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Tips to present better

If you want to improve your ability to create powerful business presentations you have to master three aspects: preparation, design and delivery. In these articles I'll show you how.

So far, in almost all of the previous articles, we've talked about how to prepare a presentation. Before moving on to the second key element of creating powerful presentations (design), let's have a look at what we've learned so far. 

Here’s a list of ten guidelines for effectively preparing a...

I recently read an article in which Tim Ferriss—author of The 4-Hour Workweek, Tools of Titans and The Tim Ferriss Show—explains how he prepares his presentations. Here are some interesting ideas:   

  • If he's given a 60-minute slot (typical of tech conferences), he automatically leaves the last 20-30 minutes for...

In the previous articles we explained why some ideas survive while others die, using the book Made to Stick as a reference. Now the question is, although we know what the key traits of sticky ideas are—those that stick with an audience—most presentations go against what science tells us about...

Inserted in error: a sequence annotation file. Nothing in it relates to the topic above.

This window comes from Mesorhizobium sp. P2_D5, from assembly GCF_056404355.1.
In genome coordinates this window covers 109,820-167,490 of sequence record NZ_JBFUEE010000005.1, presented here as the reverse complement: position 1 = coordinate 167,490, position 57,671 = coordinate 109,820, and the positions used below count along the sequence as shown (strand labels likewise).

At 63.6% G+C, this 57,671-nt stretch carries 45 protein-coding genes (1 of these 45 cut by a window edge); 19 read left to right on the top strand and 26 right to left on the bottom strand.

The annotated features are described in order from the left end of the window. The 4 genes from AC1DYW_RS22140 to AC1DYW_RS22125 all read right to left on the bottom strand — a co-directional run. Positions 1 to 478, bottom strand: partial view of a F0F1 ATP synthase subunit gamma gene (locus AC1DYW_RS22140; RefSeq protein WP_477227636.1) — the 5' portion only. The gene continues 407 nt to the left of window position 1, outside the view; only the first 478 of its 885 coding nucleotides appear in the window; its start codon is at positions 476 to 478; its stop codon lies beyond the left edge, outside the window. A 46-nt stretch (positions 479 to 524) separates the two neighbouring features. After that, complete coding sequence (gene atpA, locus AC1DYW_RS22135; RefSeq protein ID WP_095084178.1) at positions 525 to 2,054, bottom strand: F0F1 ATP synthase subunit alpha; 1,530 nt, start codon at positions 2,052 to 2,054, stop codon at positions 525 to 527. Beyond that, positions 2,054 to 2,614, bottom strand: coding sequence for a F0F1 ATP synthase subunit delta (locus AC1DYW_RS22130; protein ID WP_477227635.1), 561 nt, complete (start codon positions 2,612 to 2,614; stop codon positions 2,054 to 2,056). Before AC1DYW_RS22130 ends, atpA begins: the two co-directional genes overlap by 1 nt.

What are the right questions you should ask yourself when preparing a presentation?

Sometimes people ask me, How many slides should I use?; What’s better: PowerPoint or Keynote?; Can you recommend other presentation tools?

These are not the right questions to ask. For example, how many slides should you use?...

In a previous article we introduced the six common traits of ideas that stick with an audience (from the book Made to Stick by Dan and Chip Heath) and we said that one of them is credibility. When we communicate we have to make sure that our message is credible. 

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In the last article we introduced the six common traits of ideas that last—those that stick with an audience. One of these traits was the ability to surprise. If you want to capture people’s attention you have to introduce some elements of surprise. 

But the ability to surprise isn’t enough....